Les Misérables (2012)
Directed by Tom Hooper
Starring: Hugh Jackman, Anne Hathaway, Russell Crowe
You will find yourself in one of two categories: those who enjoy musicals and those who don’t. For the people who have lived under a rock for their entire life, Les Miserables is a musical and frankly, if you don’t like musicals then you really have no place in seeing Les Miserables, nor should anyone take what you say about it seriously. I mean, if you hate war movies you’re going to eventually tell me that Saving Private Ryan didn’t do it for you.
But for anyone who loves musicals, Les Misérables should without a doubt be near the top of their list (if it doesn’t actually top their list). It is beloved by many fans and a story originally told by Victor Hugo about a poor Frenchman who finds redemption after being punished for stealing a loaf of bread. At the throne of this epic musical is Tom Hooper, already an Oscar winner from just two years ago for The King’s Speech and also well-known for his work in HBO’s John Adams. There are obvious reasons why Les Misérables appealed to Hooper, but there were plenty of questions asked about how he would adapt the theater rendition of Hugo’s grand story.
The answers are mostly fulfilling, starting with the cast that absolutely solidified their stardom (or catapulted themselves into stardom). Hugh Jackman was the only choice as Jean Valjean in Hooper’s eyes and I cannot agree with him anymore. Jackman has the acting chops of a professional, the singing ability that has made him a Broadway regular, and the physique that complimented Jean Valjean in every way possible. There is no other actor that could’ve played this role as well as Jackman did.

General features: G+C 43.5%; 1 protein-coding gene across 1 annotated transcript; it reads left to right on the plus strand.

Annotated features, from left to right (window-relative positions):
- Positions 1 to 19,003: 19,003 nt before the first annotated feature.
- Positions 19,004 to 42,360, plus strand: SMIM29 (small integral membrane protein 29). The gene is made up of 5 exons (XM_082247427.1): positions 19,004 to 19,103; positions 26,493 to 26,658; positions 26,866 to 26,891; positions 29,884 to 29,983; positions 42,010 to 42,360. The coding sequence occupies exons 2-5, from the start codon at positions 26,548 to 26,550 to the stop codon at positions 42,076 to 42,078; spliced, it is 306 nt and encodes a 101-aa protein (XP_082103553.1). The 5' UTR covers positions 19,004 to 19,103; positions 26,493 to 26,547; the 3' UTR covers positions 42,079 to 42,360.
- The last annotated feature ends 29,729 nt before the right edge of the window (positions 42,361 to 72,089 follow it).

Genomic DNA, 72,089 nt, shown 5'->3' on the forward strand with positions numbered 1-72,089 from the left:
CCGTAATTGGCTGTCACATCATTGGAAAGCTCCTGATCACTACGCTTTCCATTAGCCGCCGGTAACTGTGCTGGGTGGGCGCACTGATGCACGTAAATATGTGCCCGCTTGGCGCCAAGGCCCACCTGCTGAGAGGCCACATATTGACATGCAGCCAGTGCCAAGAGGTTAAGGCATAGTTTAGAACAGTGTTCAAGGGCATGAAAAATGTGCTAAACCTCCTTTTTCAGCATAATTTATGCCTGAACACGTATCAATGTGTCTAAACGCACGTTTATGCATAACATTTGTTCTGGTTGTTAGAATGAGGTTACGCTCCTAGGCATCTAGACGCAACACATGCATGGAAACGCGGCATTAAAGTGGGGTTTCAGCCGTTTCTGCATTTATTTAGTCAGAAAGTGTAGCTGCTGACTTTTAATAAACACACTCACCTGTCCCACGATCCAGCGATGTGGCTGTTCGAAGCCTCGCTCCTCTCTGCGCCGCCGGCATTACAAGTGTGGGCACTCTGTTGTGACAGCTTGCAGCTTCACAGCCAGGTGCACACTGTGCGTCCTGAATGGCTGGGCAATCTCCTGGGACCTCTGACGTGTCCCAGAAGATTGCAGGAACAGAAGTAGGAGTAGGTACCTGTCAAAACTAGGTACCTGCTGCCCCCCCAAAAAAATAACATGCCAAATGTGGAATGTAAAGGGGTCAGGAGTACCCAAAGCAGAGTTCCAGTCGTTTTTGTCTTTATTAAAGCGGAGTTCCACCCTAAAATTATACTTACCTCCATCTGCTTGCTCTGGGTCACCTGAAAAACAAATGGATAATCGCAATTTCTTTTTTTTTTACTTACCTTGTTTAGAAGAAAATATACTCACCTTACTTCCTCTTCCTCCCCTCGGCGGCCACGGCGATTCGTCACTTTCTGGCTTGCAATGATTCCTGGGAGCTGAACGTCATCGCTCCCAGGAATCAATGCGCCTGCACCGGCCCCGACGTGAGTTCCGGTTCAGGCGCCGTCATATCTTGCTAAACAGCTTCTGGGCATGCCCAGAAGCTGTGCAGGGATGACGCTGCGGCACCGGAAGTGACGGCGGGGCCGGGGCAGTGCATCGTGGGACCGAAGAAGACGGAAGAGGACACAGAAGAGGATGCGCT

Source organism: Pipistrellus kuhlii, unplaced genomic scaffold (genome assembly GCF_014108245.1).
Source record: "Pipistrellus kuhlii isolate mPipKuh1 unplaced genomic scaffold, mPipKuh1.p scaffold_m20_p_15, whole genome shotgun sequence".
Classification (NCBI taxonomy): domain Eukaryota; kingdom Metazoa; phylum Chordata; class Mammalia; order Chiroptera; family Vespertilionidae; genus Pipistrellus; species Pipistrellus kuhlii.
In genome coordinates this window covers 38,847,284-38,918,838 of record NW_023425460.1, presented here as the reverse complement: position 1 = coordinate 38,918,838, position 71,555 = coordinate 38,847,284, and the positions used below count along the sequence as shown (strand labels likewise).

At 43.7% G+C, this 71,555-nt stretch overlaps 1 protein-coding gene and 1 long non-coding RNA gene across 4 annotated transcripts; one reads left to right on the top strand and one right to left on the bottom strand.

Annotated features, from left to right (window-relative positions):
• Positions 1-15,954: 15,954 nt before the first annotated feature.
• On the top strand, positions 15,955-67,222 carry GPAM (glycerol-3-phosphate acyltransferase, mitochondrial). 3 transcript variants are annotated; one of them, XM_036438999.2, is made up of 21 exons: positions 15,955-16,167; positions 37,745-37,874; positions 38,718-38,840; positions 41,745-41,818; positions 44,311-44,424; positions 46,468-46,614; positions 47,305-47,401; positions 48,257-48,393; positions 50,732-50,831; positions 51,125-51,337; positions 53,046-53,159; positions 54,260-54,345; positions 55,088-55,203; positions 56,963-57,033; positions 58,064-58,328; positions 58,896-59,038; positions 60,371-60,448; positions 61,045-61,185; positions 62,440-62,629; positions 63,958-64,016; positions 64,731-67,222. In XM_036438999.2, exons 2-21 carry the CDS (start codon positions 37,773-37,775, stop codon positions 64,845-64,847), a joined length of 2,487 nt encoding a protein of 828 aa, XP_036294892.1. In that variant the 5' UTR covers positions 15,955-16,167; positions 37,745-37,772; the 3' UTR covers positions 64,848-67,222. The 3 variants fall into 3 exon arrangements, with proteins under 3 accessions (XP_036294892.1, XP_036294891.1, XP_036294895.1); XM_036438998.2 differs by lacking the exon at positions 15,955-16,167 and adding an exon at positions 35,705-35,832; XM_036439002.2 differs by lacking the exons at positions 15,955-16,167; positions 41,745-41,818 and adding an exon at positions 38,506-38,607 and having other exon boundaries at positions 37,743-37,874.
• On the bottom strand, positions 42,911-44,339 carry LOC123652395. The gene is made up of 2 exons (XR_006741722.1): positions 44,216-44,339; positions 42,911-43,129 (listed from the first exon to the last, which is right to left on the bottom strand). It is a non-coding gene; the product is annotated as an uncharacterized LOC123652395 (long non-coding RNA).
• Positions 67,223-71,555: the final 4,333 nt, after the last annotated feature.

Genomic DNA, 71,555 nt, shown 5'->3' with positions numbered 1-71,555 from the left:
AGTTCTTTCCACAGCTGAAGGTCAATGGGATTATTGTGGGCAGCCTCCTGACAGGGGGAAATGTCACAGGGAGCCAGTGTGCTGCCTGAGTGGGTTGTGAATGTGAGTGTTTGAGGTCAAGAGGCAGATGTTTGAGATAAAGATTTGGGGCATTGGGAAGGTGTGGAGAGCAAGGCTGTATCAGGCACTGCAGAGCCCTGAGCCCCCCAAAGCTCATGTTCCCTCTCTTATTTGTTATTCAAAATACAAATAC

His nemesis is Javert, played by Russell Crowe. Out of all the singing actors it took me the most time to get used to Crowe’s voice. Unaware that he could sing at all, and also equipped with the weakest voice in the cast, Crowe made up with his intimidating presence and intense stares. Javert is tracking down Valjean who escaped his parole and this puts Crowe and Jackman head-to-head in a handful of songs. Crowe also has a few solos, one including the powerful “Stars,” which was one of the moments when a stronger singer could have certainly enhanced Javert’s role.
After Jean Valjean rediscovers himself, he inadvertently ignores the cries from a young woman, Fantine (Hathaway), which sends her sprawling in a downward spiral of prostitution just to have money for her daughter, Cosette. Though Hathaway had a minor part in the movie, she absolutely steals the show in the first half. Her performance of “I Dreamed a Dream” is a show-stopper and the first real tear-jerking moment of Les Misérables (there are plenty of tear-jerking moments). I had to resist myself from standing up in my theater seat and applauding after “I Dreamed a Dream” was done, it was that magical.
It’s hard for me not to compare the musical with the theater musical, but I know I shouldn’t because it’s a different medium and each have their limitations and benefits. But I feel theater or on-screen, the roles of Thenardier and Madame Thenardier are the same, to provide comic relief during a very emotional and dramatic story. On paper, Sacha Baron Cohen and Helena Bonham Carter are the right people for the roles, but their performance simply didn’t provide the laughs that they were aiming for. “Master of the House” is supposed to be great, fun sing-a-long for the cast and for the audience, but the rendition in the movie was one so exaggerated and flat that will make you question why it’s included in the story at all.